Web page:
**The Normal Distribution**

The Normal Distribution is a continuous variable distribution which occurs very frequently. It models, for example, the distribution of heights of people, the weights of similar animals, and measurements on machine produced items.

For ALL normal distributions:

the distribution is symmetrical about the mean, which is also the median and the mode;

approximately 95% of values fall within 2 standard deviations of the mean;

68% (approximately two thirds) of values fall within 1 standard deviation of the mean;

approximately 99.5% of values lie within 3 standard deviations of the mean.

When doing any question involving the Normal Distribution it is recommended that you draw a small sketch first.

The heights of British women follow a Normal Distribution with a mean of 161cm and a standard deviation of 6cm. Here's the graph of the distribution:

What proportion will be more than 161cm in height? Answer: 50%

What proportion be between 155cm and 167cm tall? Answer: 68%.

What proportion will be more than 173cm tall? Answer: 2·5%

(Since 95% are between 149cm and 173cm, 5% will be either shorter or taller. As the distribution is symmetric, half of them will be taller.)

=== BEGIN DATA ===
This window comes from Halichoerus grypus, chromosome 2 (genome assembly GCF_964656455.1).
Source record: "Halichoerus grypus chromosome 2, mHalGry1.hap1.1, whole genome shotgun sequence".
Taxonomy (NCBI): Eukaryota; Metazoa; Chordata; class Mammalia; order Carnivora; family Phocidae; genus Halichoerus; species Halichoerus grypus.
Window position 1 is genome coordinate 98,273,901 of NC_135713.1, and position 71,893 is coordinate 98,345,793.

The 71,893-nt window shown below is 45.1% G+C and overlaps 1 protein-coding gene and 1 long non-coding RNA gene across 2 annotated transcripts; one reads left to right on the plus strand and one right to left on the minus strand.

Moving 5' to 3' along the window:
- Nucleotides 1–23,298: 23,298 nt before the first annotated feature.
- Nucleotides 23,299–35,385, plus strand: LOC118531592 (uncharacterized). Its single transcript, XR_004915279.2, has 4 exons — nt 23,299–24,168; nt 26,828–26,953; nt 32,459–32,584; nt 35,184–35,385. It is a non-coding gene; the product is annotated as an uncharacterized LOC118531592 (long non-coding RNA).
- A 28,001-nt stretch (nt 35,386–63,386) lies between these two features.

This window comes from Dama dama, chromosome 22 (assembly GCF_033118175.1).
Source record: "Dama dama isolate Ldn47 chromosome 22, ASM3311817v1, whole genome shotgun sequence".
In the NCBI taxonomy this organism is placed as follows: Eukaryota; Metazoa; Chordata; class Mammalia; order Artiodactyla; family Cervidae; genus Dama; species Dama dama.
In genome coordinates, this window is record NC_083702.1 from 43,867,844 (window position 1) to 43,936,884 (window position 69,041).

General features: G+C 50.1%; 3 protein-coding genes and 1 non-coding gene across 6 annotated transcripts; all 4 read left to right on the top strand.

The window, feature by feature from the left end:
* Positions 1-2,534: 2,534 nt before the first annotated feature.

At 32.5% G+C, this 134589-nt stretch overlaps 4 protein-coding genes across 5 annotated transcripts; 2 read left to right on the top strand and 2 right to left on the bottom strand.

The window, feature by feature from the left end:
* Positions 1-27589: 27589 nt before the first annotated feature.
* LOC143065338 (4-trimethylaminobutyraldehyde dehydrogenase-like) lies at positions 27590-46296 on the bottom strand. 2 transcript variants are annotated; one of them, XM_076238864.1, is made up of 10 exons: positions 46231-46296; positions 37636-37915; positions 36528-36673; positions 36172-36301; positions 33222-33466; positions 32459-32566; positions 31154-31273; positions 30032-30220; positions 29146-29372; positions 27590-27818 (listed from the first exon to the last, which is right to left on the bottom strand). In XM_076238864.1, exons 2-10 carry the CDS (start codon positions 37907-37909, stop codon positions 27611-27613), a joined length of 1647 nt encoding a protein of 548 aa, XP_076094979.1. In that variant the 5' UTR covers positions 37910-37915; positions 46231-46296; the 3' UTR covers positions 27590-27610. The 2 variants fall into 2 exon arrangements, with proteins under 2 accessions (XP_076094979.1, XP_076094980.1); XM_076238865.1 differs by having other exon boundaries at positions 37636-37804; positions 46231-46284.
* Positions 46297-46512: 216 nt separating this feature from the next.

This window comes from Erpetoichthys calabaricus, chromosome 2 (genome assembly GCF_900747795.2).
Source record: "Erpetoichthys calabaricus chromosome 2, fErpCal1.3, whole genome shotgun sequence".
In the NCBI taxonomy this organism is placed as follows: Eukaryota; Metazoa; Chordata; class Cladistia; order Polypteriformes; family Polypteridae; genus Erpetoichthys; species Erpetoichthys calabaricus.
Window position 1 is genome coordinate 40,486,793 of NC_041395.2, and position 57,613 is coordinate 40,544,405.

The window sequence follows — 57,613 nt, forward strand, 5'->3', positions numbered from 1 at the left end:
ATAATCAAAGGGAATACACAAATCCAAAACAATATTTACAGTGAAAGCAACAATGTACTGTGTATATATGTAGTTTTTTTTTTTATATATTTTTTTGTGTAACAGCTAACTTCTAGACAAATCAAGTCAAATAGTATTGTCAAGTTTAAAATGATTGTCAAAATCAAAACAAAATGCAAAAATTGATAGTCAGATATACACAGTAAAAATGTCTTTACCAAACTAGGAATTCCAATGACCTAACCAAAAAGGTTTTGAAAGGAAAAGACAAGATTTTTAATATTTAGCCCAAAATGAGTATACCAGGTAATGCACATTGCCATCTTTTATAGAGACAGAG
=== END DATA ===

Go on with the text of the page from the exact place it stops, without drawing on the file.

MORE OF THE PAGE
Normal Distribution tables use the standard normal distribution with a mean of 0 and a standard deviation of 1.

The table shows the values of *z* which measures the distance from the mean in standard deviations.

The shaded area, A, gives the probability that *z* is greater than the given value.

Z .00 .01 .02 **.03** .04

0.0 0.5000 0.4960 0.4920 0.4880 0.4840

0.1 0.4602 0.4562 0.4522 0.4483 0.4443

0.2 0.4207 0.4168 0.4129 0.4090 0.4052

0.3 0.3821 0.3783 0.3745 0.3707 0.3669

**0.4** 0.3446 0.3409 0.3372 **0.3336** 0.3300

0.5 0.3085 0.3050 0.3015 0.2981 0.2946

0.6 0.2743 0.2709 0.2676 0.2643 0.2611

0.7 0.2420 0.2389 0.2358 0.2327 0.2296

0.8 0.2119 0.2090 0.2061 0.2033 0.2005

0.9 0.1841 0.1814 0.1788 0.1762 0.1736

1.0 0.1587 0.1562 0.1539 0.1515 0.1492

This is only a small extract.

To find means "find the probability that *z* is greater than 0.43". The graph representing this is shown below.

Look along the 0.4 row and under the .03 column. The number you will find is 0.3336 which is the required probability.

To find the probability that *z* is a value **less** than 0·43, we take 0·3336 from 1.

.

Sometimes we want to know the probability that *z* is a value between 0 and another number, e.g. 0 and 0·43, as shown in the graph below.

We know and that the area to the right of 0 (shaded ) equals 0·5,

so .

The probability density function which describes the normal distribution is given by

where is the standard deviation and is the mean.

The moment generating function of the normal distribution is

.